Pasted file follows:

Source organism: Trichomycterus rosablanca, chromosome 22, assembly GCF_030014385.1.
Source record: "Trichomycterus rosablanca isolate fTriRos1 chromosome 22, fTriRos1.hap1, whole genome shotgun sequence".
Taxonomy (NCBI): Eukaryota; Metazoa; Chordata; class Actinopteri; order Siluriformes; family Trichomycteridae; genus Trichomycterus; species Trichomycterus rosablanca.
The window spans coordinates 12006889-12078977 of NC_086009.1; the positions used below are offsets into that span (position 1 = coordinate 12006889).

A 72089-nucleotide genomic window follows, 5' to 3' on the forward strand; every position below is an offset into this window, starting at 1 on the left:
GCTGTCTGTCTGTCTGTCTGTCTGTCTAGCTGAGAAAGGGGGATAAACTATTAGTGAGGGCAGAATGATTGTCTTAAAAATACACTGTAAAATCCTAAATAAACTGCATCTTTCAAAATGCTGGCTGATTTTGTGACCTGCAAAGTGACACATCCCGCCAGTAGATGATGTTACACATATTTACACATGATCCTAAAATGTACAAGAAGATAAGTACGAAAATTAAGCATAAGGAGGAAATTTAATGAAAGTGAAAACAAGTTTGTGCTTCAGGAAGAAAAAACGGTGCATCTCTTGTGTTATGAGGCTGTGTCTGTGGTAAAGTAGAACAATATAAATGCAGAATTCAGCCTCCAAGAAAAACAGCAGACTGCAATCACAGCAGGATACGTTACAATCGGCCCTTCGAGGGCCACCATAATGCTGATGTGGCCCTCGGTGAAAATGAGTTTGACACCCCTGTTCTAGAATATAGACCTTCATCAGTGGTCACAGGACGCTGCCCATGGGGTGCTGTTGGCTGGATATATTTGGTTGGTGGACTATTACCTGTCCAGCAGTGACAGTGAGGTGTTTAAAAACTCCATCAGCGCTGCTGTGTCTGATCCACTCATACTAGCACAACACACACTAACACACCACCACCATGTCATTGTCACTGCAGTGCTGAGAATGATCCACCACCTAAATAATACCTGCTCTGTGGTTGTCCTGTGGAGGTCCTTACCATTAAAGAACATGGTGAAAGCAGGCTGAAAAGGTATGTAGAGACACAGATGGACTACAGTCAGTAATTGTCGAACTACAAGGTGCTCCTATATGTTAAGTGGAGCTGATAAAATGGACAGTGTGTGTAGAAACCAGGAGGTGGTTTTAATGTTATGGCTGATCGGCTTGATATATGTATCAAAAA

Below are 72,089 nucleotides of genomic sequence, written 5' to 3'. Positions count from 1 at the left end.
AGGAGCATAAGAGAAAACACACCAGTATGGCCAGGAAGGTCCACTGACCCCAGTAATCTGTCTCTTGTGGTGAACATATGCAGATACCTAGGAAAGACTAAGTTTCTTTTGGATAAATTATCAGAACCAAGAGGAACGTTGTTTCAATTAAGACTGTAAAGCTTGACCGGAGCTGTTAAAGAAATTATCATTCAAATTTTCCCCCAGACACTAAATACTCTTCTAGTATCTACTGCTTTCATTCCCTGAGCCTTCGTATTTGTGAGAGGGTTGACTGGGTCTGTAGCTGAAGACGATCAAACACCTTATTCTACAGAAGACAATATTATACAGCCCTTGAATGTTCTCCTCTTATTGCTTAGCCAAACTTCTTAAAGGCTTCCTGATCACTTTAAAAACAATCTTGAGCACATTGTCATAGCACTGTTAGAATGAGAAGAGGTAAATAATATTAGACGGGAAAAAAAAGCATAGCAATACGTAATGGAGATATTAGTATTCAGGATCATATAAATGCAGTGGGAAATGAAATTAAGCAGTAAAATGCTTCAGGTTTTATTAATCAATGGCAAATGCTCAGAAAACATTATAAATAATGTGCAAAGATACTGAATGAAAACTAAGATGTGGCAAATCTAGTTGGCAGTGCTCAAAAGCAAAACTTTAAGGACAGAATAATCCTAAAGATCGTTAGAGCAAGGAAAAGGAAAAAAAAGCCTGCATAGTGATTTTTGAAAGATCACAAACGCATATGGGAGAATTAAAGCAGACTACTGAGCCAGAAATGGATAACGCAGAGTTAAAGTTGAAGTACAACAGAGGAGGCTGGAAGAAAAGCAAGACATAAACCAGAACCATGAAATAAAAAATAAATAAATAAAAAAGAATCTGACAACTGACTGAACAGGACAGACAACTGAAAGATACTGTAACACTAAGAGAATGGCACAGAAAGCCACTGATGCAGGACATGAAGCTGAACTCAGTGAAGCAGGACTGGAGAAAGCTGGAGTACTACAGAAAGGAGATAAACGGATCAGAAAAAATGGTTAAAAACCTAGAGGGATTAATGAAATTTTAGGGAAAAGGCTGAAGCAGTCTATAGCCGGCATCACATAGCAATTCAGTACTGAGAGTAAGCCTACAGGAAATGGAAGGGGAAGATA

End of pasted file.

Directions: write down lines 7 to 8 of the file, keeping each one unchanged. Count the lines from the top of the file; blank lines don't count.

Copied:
Below are 72,089 nucleotides of genomic sequence, written 5' to 3'. Positions count from 1 at the left end.
AGGAGCATAAGAGAAAACACACCAGTATGGCCAGGAAGGTCCACTGACCCCAGTAATCTGTCTCTTGTGGTGAACATATGCAGATACCTAGGAAAGACTAAGTTTCTTTTGGATAAATTATCAGAACCAAGAGGAACGTTGTTTCAATTAAGACTGTAAAGCTTGACCGGAGCTGTTAAAGAAATTATCATTCAAATTTTCCCCCAGACACTAAATACTCTTCTAGTATCTACTGCTTTCATTCCCTGAGCCTTCGTATTTGTGAGAGGGTTGACTGGGTCTGTAGCTGAAGACGATCAAACACCTTATTCTACAGAAGACAATATTATACAGCCCTTGAATGTTCTCCTCTTATTGCTTAGCCAAACTTCTTAAAGGCTTCCTGATCACTTTAAAAACAATCTTGAGCACATTGTCATAGCACTGTTAGAATGAGAAGAGGTAAATAATATTAGACGGGAAAAAAAAGCATAGCAATACGTAATGGAGATATTAGTATTCAGGATCATATAAATGCAGTGGGAAATGAAATTAAGCAGTAAAATGCTTCAGGTTTTATTAATCAATGGCAAATGCTCAGAAAACATTATAAATAATGTGCAAAGATACTGAATGAAAACTAAGATGTGGCAAATCTAGTTGGCAGTGCTCAAAAGCAAAACTTTAAGGACAGAATAATCCTAAAGATCGTTAGAGCAAGGAAAAGGAAAAAAAAGCCTGCATAGTGATTTTTGAAAGATCACAAACGCATATGGGAGAATTAAAGCAGACTACTGAGCCAGAAATGGATAACGCAGAGTTAAAGTTGAAGTACAACAGAGGAGGCTGGAAGAAAAGCAAGACATAAACCAGAACCATGAAATAAAAAATAAATAAATAAAAAAGAATCTGACAACTGACTGAACAGGACAGACAACTGAAAGATACTGTAACACTAAGAGAATGGCACAGAAAGCCACTGATGCAGGACATGAAGCTGAACTCAGTGAAGCAGGACTGGAGAAAGCTGGAGTACTACAGAAAGGAGATAAACGGATCAGAAAAAATGGTTAAAAACCTAGAGGGATTAATGAAATTTTAGGGAAAAGGCTGAAGCAGTCTATAGCCGGCATCACATAGCAATTCAGTACTGAGAGTAAGCCTACAGGAAATGGAAGGGGAAGATA